First will come virtualisation, then utility storage. That's long been the vision of how enterprise storage will evolve as IT grows increasingly dynamic and on-demand becomes business as usual.
The good news is that storage virtualisation's day finally has arrived, the uptick in interest fueled by the success of server virtualisation and reports of noteworthy results from early adopters. Pioneers cite big gains in storage utilisation and decreases in device-level management headaches. They also share how they've avoided the spending sinkhole despite contending with ever-increasing data volumes.
"We've gone from 40-percent utilisation of storage on the back end to up over 85 percent. Virtualisation has saved us from going out and getting three times more disk than we needed, and we've realised a single point to manage connectivity between storage and the hosts," says Drew Kreisa, storage administrator at Mercury Marine, a recreational propulsion-engine maker in Fond du Lac, Wis.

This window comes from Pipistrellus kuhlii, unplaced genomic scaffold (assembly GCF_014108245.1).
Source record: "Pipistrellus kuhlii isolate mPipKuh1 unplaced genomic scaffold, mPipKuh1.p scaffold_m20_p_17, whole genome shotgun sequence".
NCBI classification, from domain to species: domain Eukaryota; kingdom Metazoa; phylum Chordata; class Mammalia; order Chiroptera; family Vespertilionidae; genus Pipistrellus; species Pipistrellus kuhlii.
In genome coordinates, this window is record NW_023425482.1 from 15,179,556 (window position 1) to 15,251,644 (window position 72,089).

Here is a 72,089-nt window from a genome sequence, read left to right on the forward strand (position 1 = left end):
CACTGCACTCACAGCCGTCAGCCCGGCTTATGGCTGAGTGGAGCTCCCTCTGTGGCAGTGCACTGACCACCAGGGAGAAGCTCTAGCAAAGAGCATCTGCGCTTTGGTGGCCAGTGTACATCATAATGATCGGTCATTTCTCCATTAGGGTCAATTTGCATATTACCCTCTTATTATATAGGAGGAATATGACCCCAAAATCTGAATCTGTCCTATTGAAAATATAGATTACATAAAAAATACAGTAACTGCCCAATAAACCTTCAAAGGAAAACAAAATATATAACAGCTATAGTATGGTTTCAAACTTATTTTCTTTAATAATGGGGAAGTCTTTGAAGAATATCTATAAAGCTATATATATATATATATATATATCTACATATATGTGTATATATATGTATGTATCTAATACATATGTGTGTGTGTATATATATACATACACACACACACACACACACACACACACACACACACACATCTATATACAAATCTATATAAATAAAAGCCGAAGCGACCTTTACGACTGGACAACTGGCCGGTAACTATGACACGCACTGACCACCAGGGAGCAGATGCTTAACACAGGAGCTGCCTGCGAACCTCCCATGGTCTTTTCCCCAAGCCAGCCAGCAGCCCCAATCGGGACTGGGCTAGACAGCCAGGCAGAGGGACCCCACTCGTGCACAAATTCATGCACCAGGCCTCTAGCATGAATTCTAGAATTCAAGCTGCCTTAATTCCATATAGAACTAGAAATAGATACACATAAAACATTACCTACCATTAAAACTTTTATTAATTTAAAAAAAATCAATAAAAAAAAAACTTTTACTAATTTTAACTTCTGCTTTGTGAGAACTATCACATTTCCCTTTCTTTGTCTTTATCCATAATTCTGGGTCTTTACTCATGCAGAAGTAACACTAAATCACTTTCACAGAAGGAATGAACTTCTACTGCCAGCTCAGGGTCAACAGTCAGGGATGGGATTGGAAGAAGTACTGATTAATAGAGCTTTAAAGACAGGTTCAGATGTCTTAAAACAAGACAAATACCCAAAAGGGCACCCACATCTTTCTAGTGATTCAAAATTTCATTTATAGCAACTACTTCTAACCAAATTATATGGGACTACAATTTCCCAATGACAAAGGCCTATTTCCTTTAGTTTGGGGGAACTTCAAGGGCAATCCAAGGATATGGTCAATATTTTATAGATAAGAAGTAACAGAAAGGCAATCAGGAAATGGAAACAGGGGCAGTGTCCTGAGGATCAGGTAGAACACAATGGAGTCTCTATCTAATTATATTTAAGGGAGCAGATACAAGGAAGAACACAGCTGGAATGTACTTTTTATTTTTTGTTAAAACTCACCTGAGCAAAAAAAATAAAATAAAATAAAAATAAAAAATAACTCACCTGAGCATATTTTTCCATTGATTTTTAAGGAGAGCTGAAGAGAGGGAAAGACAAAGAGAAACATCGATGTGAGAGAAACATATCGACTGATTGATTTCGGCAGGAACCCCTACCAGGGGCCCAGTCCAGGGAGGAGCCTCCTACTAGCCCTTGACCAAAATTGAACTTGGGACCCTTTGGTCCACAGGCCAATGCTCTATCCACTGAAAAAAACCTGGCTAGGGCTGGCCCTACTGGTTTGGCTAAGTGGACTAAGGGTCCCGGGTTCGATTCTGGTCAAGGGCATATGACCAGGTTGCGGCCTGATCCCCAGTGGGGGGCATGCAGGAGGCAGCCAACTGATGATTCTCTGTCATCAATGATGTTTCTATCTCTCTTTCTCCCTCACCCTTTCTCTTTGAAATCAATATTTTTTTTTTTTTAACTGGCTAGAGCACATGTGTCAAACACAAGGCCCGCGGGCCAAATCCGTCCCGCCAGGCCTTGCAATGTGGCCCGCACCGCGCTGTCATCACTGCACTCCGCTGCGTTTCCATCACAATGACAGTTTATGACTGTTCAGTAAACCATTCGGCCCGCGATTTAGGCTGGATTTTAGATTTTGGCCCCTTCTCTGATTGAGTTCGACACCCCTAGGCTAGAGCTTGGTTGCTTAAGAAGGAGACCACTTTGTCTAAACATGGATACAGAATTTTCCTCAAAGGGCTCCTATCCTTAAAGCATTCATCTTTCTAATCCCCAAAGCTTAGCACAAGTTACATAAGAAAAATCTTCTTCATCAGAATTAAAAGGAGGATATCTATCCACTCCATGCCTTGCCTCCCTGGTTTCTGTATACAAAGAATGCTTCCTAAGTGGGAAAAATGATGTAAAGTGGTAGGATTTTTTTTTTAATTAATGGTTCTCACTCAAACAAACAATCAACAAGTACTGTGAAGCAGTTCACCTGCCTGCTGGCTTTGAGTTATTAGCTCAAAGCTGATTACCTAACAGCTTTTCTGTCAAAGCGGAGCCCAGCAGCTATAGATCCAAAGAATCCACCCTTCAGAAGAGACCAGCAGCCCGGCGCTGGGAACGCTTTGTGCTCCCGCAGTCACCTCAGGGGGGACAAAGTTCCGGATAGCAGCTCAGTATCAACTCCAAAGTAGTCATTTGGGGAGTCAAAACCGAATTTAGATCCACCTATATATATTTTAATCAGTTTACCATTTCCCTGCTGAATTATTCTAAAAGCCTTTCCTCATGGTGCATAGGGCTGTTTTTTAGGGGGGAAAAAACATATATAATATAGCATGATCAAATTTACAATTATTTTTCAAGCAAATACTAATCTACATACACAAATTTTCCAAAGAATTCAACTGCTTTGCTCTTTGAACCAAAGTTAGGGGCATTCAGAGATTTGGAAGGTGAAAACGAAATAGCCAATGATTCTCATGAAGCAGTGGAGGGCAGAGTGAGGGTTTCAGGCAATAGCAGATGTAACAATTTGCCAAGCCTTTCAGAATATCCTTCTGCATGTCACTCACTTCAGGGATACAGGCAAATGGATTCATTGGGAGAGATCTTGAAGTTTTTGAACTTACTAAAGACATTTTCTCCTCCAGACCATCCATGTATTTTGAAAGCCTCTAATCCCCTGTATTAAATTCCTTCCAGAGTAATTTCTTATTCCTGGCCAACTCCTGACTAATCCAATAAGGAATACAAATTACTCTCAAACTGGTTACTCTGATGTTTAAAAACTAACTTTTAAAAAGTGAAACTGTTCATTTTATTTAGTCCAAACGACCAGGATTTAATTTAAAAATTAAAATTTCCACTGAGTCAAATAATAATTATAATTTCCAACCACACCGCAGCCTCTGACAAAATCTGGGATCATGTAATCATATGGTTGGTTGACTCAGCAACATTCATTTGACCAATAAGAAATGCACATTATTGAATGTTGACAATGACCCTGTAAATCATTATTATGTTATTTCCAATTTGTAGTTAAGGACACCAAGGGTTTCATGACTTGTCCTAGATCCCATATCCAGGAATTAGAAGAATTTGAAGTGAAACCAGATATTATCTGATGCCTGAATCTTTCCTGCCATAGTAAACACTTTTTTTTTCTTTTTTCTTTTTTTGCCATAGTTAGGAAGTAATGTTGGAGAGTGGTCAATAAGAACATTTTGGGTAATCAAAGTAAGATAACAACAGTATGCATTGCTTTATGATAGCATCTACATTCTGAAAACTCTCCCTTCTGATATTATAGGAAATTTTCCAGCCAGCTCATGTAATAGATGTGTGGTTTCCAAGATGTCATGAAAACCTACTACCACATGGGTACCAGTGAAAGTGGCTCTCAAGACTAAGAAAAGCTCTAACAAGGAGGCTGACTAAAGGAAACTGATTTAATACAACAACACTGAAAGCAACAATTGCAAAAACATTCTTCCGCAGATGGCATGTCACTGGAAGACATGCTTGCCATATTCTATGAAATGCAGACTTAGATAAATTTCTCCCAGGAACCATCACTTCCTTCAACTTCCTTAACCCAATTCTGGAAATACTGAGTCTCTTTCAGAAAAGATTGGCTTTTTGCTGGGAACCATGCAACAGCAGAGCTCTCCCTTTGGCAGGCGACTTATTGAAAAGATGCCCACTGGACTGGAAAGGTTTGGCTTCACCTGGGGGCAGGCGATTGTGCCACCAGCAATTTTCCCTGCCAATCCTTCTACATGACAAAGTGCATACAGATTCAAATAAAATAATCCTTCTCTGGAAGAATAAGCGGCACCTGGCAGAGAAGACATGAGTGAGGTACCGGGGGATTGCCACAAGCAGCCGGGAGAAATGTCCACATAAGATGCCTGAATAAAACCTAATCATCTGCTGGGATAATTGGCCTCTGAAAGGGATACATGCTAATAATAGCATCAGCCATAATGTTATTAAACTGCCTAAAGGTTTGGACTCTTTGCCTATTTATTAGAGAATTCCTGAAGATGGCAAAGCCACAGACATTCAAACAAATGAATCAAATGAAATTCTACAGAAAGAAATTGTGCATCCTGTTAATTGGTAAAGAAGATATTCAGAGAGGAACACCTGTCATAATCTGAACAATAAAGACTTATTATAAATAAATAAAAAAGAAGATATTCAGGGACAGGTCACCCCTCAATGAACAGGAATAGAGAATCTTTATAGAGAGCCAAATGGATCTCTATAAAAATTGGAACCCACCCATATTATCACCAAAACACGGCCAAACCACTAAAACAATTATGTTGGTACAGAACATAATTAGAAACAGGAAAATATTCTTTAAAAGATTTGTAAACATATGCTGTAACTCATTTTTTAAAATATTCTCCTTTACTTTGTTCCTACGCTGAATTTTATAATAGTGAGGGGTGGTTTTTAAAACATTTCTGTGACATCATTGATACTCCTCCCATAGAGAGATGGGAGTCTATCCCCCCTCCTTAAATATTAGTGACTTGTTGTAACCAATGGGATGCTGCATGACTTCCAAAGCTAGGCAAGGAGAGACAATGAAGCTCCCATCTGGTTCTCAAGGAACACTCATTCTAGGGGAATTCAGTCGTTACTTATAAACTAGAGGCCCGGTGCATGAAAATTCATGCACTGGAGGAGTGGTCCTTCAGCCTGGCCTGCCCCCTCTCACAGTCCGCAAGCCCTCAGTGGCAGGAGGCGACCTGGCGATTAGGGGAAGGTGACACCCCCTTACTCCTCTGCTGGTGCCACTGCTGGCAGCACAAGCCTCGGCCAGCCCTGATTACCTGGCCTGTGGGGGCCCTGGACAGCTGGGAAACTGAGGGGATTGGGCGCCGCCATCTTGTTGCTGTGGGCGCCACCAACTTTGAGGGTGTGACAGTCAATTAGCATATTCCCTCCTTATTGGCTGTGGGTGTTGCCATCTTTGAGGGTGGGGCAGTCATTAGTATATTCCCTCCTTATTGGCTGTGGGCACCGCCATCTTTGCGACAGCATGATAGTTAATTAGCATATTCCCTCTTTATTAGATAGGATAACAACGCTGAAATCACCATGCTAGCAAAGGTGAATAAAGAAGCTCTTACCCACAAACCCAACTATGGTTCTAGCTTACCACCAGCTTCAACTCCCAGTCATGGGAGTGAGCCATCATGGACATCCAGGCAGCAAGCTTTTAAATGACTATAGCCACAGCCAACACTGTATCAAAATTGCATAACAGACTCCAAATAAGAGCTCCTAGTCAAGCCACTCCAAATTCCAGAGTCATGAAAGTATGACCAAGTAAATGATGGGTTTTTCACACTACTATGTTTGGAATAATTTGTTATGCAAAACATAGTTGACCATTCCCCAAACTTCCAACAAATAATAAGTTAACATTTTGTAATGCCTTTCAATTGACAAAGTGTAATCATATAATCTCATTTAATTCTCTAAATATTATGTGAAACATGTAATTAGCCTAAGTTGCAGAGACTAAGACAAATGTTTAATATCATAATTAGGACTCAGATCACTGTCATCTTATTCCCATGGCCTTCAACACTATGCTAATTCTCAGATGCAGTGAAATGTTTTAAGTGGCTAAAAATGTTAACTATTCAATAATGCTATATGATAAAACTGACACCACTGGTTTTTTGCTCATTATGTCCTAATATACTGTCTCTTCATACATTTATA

Early adopters also have discovered, however, that the distance between storage virtualisation and a utility-storage utopia is vast and full of what seem to be insurmountable challenges. Confusion - about the large number of architectural options, the lack of interoperability among different vendors' products and poor storage-resource management (SRM) tools for virtual environments - has muddied user expectations. As they wait for the industry to sort itself out, IT executives are left to relish the gains storage virtualisation has brought them while pushing off their grand utility visions further into the future.
The wow of now When Mercury Marine started looking at storage virtualisation options five years ago, choices were limited. Not so today. The options for how to architect the abstraction of the physical layer are so abundant that IT executives should be wary, Kreisa says.
"There's a lot of confusion in the market. There are too many companies offering completely different ways to architect your network, which means you have to be careful not to bring a new component into your network that will blow away what you're already doing," he says.